For the last few years, start-ups have become the buzz word in India. They are brimming with ideas and presenting high-quality products. But in the absence of focussed start-up facilitation networks and initiatives, emerging businesses become vulnerable to market conditions and have to allocate their limited resources to obtain funding, understand the market, and deal with competition at an early stage amongst a host of the other problems, leading to their premature closure Apoorva Ranjan Sharma, Co-founder and MD, 9 Unicorns Accelerator Fund told Aparajita Gupta in an interview .
India has become world’s third largest start-up ecosystem, being home to 7,200+ start-ups today. However, as per a report by Centre for Knowledge Management, high failure rate has been observed across the sector, with almost 90 per cent start-ups failing in India in the first five years.
While the sector has acquired greater visibility, the absence of a dedicated framework to facilitate start-up growth and allow for their business maturity makes them vulnerable. The fact that only one of India’s unicorns owes its origins to one of only 600 accelerator programs in India further underlines the problem.
In the absence of focussed start-up facilitation networks and initiatives, emerging businesses become vulnerable to market conditions and have to allocate their limited resources to obtain funding, understand the market, and deal with competition at an early stage amongst a host of the other problems, leading to their premature closure.
Funding is undoubtedly a major concern, even after major foreign companies and funds such as Alibaba, Softbank and Sequoia are deploying funds to new generation entrepreneurs and brands that have shown great potential at an early stage.
However, a majority of start-ups are still struggling to acquire funds. Again, lack of a comprehensive start-up framework is a significant reason for the same. China and the US, the two ecosystems performing better than India in terms of start-ups, have 32k+ and 20k+ accelerators respectively.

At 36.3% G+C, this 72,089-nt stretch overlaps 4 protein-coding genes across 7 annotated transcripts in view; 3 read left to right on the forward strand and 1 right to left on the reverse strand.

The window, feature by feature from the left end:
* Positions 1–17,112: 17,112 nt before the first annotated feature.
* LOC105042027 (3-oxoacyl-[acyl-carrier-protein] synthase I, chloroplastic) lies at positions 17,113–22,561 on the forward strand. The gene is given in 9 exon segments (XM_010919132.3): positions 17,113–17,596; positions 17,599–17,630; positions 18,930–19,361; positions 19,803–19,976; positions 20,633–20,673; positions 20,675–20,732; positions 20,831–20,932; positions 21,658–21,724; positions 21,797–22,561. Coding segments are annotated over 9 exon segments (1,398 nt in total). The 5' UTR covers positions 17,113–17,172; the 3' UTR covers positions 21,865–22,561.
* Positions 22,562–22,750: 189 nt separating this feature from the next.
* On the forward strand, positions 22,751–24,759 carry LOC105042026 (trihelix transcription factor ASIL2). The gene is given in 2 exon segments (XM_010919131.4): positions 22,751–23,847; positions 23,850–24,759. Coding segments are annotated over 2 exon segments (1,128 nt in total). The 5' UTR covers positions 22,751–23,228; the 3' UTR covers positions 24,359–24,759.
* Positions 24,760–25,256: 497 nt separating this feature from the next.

India also needs to create a strong structure that can connect local investor networks, VCs, HNIs and big corporates looking for investment opportunities with start-ups. Depending only on foreign investment will not work in terms of scale, the need of the hour is to develop a home-grown start-up community that can provide all the support needed by promising businesses to flourish and optimise.
Recently your company has launched 9Unicorns, an accelerator VC. What is the corpus of the fund and what do you aim to do with it?
9Unicorns is the first-of-its-kind VC Fund in India dedicated to identify India’s next set of Unicorns and provide all the support they need to realise their aim. It has a dedicated corpus of Rs 300 crore, and has a strong blueprint in place regarding fund allocation. We aim to invest in 100+ companies annually and rapidly add to the ranks of the 26 unicorns present today.
Not currently. The entire incubation movement in India is highly fragmented, and there is no collective vision, with individuals such as Ratan Tata, Narayanamurthy and Azim Premji putting their weight. Venture Catalysts has put in sustained efforts to create a holistic, fully empowered and equipped incubator network in India that brings in stakeholders together to augment the start-up ecosystem and boost the ability of businesses to optimise their operations quickly.
Advice for the startups is they should raise money for at least 18 months. Secondly, they should give value to mentorship so that they can have strong unit economics, which is possible through strong mentorship thus they will know how to gear up at right pace.
Lastly, outside India investment, to look to raise money outside India. Money is available so if one market dries up and others do not. Start-ups should have global fund raise plan not specific to India only.